The country’s leading organization responsible for drowning prevention says there’s a group which needs some more attention, as they continue their campaign to prevent death and injury in the water.
New Canadians tweens.
The Lifesaving Society commissioned a study which found tweens, aged 11-14, who are new to this country are five times more likely than their Canadian-born friends, to not know how to swim.
Even so, 93% say they do take part in activities in or around the water.
“The results of the study confirmed observations from our 2010 research; that families coming to Canada often have different knowledge or experiences around issues of water safety and the importance of learning to swim. We undertook this research to focus specifically on tweens, to gain insight into the best ways to communicate to them about water safety and to motivate them to learn to swim.” – Barbara Byers, Public Education Director for the Lifesaving Society.
Byers adds this age group is very important to reach.
“Despite the desire for greater independence, parents and schools still have a level of influence on their daily activities. Tweens and teens who continue into young adulthood without learning to swim are moving into a very high risk category. The 2016 Canadian Drowning Report supports this. It indicates that 20-24 year-olds had one of the highest drowning rates. Learning even basic survival swimming skills at this age will provide protection into adulthood.”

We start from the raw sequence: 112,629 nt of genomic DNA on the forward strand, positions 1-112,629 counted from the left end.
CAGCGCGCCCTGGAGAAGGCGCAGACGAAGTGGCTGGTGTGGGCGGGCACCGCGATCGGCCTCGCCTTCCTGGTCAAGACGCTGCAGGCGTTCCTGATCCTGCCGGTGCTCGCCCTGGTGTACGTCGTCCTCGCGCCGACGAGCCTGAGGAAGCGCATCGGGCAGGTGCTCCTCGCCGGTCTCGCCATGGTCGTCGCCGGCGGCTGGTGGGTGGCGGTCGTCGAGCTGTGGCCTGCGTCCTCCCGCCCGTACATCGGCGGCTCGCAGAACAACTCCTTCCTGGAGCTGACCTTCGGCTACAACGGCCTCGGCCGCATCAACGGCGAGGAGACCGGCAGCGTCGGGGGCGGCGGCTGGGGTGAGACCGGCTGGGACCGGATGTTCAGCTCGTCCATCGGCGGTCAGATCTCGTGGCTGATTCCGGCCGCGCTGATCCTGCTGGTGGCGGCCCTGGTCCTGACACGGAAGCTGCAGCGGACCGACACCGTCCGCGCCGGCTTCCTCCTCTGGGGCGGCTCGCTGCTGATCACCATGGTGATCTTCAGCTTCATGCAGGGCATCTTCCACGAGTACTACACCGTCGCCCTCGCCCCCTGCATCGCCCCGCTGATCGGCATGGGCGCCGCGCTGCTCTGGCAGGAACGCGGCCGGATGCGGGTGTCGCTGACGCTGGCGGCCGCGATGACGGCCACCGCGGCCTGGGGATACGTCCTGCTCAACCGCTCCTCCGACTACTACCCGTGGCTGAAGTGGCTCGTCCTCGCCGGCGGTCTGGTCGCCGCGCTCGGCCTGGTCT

More of findings from “The Influence of Ethnicity on Tweens Swimming & Water Safety in Canada”:
-68% of new Canadian tweens say they participate in water activities vs. 90% of tweens born in Canada, but nearly 17% of new Canadian tweens say they are unable to swim vs. 3% of those born here.
-34% say they can swim a bit vs. 10% of those born in Canada
-many new Canadian tweens admit they’re not confident about their abilities. 25% admit they wouldn’t be able to meet the Swim to Survive standard of “jumping into deep water at a pool, supporting themselves on the surface for 1 minute and then swimming 2 lengths of a community pool”
-many new Canadian tweens also worry they might drown/get hurt while swimming (49% of new Canadians vs. 21% of those born in Canada)
“We want to encourage families who are new to Canada to make learning to swim a part of their Canadian experience. The research shows that there are some challenges for new Canadian tweens and their families to learn to swim – family, cultural and religious, as well as the time constraints and struggles of day-to-day life. The research also gives us valuable insights into how we can evolve and promote programs like Swim to Survive to help overcome some of these challenges.”